Vandalism is a threatening and common issue that many property managers will unfortunately run into at one point or another, but there are steps you can take to prevent vandalism and other similar property emergencies. Read on in this blog post.
The discovery of vandalism on your property is often a result of poor planning for its prevention. Sometimes, vandalism cannot be stopped. However, in most cases, a few precautions can help to keep your property vandalism-free. Check out some of the deterrents we recommend below.
Property owners are familiar with the problem of vandalism, but the actual definition of it is often chilling and all-too real: the intentional damage, destruction or defacement of someone’s property without the owner’s permission. This definition brings an important aspect to light: vandalism is a DELIBERATE rather than passive act.
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Vandals have different agendas. Some have a beef with a tenant on your property, or the world in general; other vandals — mostly younger ones — are bored and looking for trouble. The worst-case scenario: the vandalism occurs because it’s the first step in a burglary. No matter the motive, the bottom line remains the same: vandalism not only creates more work for you as the property manager, but also alters your tenants’ perception of overall property safety.
In all cases, vandalism happens because the vandal believes that he or she can get away with it. That means that the property seems unprotected, easily accessible, disorganized and/or unclean. In other words, vandalism stems from opportunity.
The negative effects of vandalism are far reaching. Not only does it mean damage to your property, but it can hurt your property’s (or company’s) reputation, discourage future tenants and customers, can cause damage (like broken windows), and can ultimately lower the value of your property.
Some vandalism simply cannot be prevented, but there are precautionary steps you can take to prepare yourself for any unwelcome acts committed on your property.
View your property through the eyes of someone who wants to cause it damage.
Step back, look at your property and envision where vandalism could occur, and why. Who frequents the area? Do you have a business that may be considered controversial or political? Considerations can include blank walls, poorly lit areas, unprotected equipment and unlocked entrance doors.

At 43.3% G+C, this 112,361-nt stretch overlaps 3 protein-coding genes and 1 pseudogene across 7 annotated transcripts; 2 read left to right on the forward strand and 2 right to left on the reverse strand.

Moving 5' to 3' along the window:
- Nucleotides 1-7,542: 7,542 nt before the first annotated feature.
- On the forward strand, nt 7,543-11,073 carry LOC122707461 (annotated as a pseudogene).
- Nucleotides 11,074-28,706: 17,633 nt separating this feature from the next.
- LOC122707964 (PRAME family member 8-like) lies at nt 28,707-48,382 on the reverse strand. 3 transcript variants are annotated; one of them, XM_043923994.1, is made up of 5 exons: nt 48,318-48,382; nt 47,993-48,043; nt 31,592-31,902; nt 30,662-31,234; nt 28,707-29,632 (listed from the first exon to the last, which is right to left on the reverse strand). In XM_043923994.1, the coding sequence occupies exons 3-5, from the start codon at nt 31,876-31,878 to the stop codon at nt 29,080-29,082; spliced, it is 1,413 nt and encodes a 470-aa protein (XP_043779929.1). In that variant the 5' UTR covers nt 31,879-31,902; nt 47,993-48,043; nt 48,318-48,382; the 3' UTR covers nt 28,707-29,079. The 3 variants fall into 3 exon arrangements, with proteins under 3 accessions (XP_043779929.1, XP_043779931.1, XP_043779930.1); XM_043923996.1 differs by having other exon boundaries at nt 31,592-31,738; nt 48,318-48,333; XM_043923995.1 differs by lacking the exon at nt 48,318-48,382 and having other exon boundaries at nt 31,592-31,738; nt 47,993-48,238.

Make it clear that the property is protected.
You can show the potential vandal that you won’t stand for any foul play on your watch. The presence of video cameras, emergency phones, strobe lights, non-breakable glass windows, ID access cards, gates, proper lighting and/or protected landscaping can send a clear signal that you have given much thought to preventing vandalism on your property and that the vandal is likely to be seen and will face consequences. While you’re at it, make sure your outside area is free of trash and uncollected garbage. A lack of these mentioned signals invites trouble.
Take action immediately upon discrepancy.
Most vandals want the world to pay attention to their work. Don’t let that happen. Remove any damage right away before most people have a chance to see it. Communicate with your tenants honestly: tell them what happened along with what you are doing to address and resolve the situation. Vandalism encourages more vandalism, so clean it up as soon as possible. This swift response shows vandals — and potential vandals — that you won’t stand for their handiwork.
Manage a self-storage facility? These properties are often ripe for vandalism. Check out our storage facility safety checklist here.
Report all vandalism to the police.
Don’t ever think that any act of vandalism is too small or insignificant to report. The police need to know that vandalism was committed so that an official record can be kept. This can also encourage the police to send around extra patrols and keep a more watchful eye on your property, creating a safer environment. Find out if your local police department has a hotline available for reporting vandalism incidents.
Include vandalism in your emergency action plan.
Most property managers think of natural disasters when it comes to an emergency action plan, but not vandalism. In advance, prepare a step-by-step process for confronting it and resolving it quickly.
Check your property insurance.
Not all policies automatically insure against vandalism. What’s more- looting often accompanies vandalism. Be sure that this connection is considered in your insurance policy. If your building is vacant, be certain that you agree with the way your policy specifically defines the word “vacant,” so that everybody is on the same page.
Join or create a neighborhood/business watch.
It takes a village. Keep an eye on each other’s property. Check out the National Neighborhood Watch website for more information on how to get started.
By following these steps, your property will discourage potential vandals and be perceived as a safer environment. To learn more about how Kings III can increase the safety and reduce risk and liability on your property, visit www.kingsiii.com.